Frameline Film Festival

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Frameline Film Festival
Castro theatre during the Frameline39 in June 2015
Castro theatre during Frameline39 in June 2015
LocationSan Francisco Bay Area
AwardsFrameline Award

The Frameline Film Festival (aka San Francisco International LGBTQ+ Film Festival) (formerly San Francisco International LGBT Film Festival; San Francisco International Lesbian and Gay Film Festival) began as a storefront event in 1976.[1] The first film festival, named the Gay Film Festival of Super-8 Films, was held in 1977.[2] The festival is organized by Frameline, a nonprofit media arts organization whose mission statement is "to change the world through the power of queer cinema". It is the oldest LGBTQ+ film festival in the world.[a]

With annual attendance ranging from 60,000 to 80,000, it is the largest LGBTQ+ film exhibition event.[citation needed] It is also the most well-attended LGBTQ+ arts event in the San Francisco Bay Area.[citation needed] The festival is held every year in late June according to a schedule that allows the eleven-day event's closing night to coincide with the City's annual Gay Pride Day, which takes place on the last Sunday of the month.

Films screened at the Frameline Film Festival have been donated to the Hormel Center at the San Francisco Public Library.[5] An initial donation was made in 2005, and the library partnered with the Bay Area Video Coalition (BAVC) for conservation of video recordings.[6]

In 2020 the festival was one of the key partners, alongside Outfest Los Angeles, the New York Lesbian, Gay, Bisexual, & Transgender Film Festival and the Inside Out Film and Video Festival, in launching the North American Queer Festival Alliance, an initiative to further publicize and promote LGBT film.[7]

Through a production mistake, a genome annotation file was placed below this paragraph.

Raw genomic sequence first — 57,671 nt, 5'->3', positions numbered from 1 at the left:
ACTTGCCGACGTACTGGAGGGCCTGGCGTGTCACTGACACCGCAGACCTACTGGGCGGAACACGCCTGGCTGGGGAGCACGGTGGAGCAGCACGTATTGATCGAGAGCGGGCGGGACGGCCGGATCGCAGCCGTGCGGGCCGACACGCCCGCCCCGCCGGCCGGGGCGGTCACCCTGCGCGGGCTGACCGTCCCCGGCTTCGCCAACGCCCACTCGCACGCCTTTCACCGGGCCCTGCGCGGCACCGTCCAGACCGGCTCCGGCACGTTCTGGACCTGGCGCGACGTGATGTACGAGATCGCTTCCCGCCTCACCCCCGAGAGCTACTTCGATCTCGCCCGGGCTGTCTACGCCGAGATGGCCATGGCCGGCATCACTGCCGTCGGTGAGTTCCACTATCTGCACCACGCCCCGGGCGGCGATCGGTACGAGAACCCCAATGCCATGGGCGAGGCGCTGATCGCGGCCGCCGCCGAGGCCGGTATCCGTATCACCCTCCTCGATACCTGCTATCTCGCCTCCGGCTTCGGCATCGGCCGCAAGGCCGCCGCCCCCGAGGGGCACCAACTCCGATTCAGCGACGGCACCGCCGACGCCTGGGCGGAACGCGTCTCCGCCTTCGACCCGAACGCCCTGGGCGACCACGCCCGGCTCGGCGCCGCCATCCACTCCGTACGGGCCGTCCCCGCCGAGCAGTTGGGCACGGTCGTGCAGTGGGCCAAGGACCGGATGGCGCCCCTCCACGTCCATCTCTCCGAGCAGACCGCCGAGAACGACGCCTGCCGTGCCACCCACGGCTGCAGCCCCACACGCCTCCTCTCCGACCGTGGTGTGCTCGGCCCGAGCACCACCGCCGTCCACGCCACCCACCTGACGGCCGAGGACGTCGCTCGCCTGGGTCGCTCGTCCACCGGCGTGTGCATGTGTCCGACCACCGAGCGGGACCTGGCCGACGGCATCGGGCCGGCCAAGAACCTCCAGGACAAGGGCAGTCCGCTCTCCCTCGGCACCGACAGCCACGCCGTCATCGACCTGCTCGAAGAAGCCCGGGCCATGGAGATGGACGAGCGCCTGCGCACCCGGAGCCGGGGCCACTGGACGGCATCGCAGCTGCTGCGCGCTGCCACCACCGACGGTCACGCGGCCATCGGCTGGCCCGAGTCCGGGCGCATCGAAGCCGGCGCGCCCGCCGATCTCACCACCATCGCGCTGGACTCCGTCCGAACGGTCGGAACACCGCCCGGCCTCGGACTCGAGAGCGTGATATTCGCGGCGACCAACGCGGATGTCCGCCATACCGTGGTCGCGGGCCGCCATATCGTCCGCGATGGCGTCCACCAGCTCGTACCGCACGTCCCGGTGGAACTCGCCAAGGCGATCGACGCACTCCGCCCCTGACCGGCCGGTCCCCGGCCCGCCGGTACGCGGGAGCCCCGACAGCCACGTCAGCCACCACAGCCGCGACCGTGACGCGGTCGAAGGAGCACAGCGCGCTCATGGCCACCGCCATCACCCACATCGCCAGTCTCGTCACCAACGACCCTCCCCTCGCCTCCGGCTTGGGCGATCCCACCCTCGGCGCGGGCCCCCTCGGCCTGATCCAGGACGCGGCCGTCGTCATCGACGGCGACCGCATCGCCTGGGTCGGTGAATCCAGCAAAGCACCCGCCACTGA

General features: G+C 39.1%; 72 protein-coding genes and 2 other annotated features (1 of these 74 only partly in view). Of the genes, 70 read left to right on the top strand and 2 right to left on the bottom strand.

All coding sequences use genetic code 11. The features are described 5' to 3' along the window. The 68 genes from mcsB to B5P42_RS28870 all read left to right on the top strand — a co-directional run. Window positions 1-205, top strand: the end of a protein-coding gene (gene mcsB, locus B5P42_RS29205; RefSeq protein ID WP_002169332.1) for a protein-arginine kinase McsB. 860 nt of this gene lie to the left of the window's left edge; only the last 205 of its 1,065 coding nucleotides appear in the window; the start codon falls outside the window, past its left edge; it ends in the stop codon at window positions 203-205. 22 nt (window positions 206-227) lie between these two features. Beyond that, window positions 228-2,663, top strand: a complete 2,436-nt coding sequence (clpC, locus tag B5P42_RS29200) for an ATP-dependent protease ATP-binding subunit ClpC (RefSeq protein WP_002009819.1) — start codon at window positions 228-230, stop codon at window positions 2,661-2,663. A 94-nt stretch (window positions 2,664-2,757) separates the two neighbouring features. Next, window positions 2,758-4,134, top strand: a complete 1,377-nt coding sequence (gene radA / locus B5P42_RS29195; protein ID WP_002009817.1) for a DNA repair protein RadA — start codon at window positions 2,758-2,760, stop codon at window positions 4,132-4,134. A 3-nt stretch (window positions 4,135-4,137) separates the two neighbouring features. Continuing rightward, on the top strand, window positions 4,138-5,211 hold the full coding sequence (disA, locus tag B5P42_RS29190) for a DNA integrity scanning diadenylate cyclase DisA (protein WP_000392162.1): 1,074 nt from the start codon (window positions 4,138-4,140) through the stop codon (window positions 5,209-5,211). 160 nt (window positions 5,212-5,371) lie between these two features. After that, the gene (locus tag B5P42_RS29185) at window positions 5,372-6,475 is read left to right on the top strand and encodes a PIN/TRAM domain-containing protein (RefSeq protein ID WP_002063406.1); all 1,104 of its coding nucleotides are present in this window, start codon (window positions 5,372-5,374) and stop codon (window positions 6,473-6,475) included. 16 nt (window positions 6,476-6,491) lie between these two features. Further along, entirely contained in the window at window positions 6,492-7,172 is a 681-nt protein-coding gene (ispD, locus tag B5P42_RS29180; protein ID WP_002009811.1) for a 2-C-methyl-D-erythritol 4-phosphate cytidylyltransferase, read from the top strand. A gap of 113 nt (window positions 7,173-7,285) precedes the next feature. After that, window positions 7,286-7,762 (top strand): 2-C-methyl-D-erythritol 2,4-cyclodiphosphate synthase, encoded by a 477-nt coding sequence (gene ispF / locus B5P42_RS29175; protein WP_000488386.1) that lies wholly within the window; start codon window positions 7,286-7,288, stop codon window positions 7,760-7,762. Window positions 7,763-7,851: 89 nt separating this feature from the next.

The festival's annual awards include The Frameline Award given to an individual who has played a key role in the history of LGBTQ+ cinema, Audience Awards for Best Feature, Best Documentary, Best Episodic, Best Short, and Juried Awards for First Feature, and Outstanding Documentary.[8]

See also[edit]


  1. ^ Contrary to local legend the 1977 event in San Francisco was not the world's first gay film festival. That title goes to a "Festival of Gay Films" staged in Australia by the Sydney Filmmaker's Co-op in June 1976.[3] However, that was a one-time event. The Australian Film Institute founded The “Gay and Lesbian Film Festival” that became the direct precursor to today’s Mardi Gras Sydney Gay Film Festival two years later, in 1978.[4] Which leaves the San Francisco event, with its 1977 debut, as first in the US, and the oldest continuous annual Gay Film Festival in the world.


  1. ^ Stack, Peter (January 20, 1995). "Gay Film Festival to Go On Despite Director's Vanishing". San Francisco Chronicle. p. D1.
  2. ^ "Gay Film Festival of Super-8 Films Program Guide (Frameline 1977)". issuu. Frameline. February 2, 1977.
  3. ^ Queer cinema as a fifth cinema in South Africa and Australia, by Ricardo Peach, PhD Thesis;jsessionid=5ED3E42735FC6B492419FECC51EAF375?R=DSPACE_%2Fwww%2Fapps%2Futsepress%2Fdspace%2Fassetstore%2F14%2F98%2F93%2F149893218288535254059250095790480807227
  4. ^ "Queer Screen | History".
  5. ^ Majko, Matthew (October 1, 2015). "Frameline film trove finds home at Hormel center". Bay Area Reporter. Retrieved October 13, 2015.
  6. ^ Cump, Sarolta Jane (October 6, 2011). "It just gets better all the time: Preserving the Hormel Center's Frameline Movie Archive Project". Day of Digital Archives. Retrieved October 13, 2015.
  7. ^ Jeff Ewing, "Major LGBTQ Film Festivals Partner To Create The ‘North American Queer Festival Alliance’ (NAQFA)". Forbes, June 17, 2020.
  8. ^ "Festival Awards". Archived from the original on September 18, 2021. Retrieved August 31, 2020.

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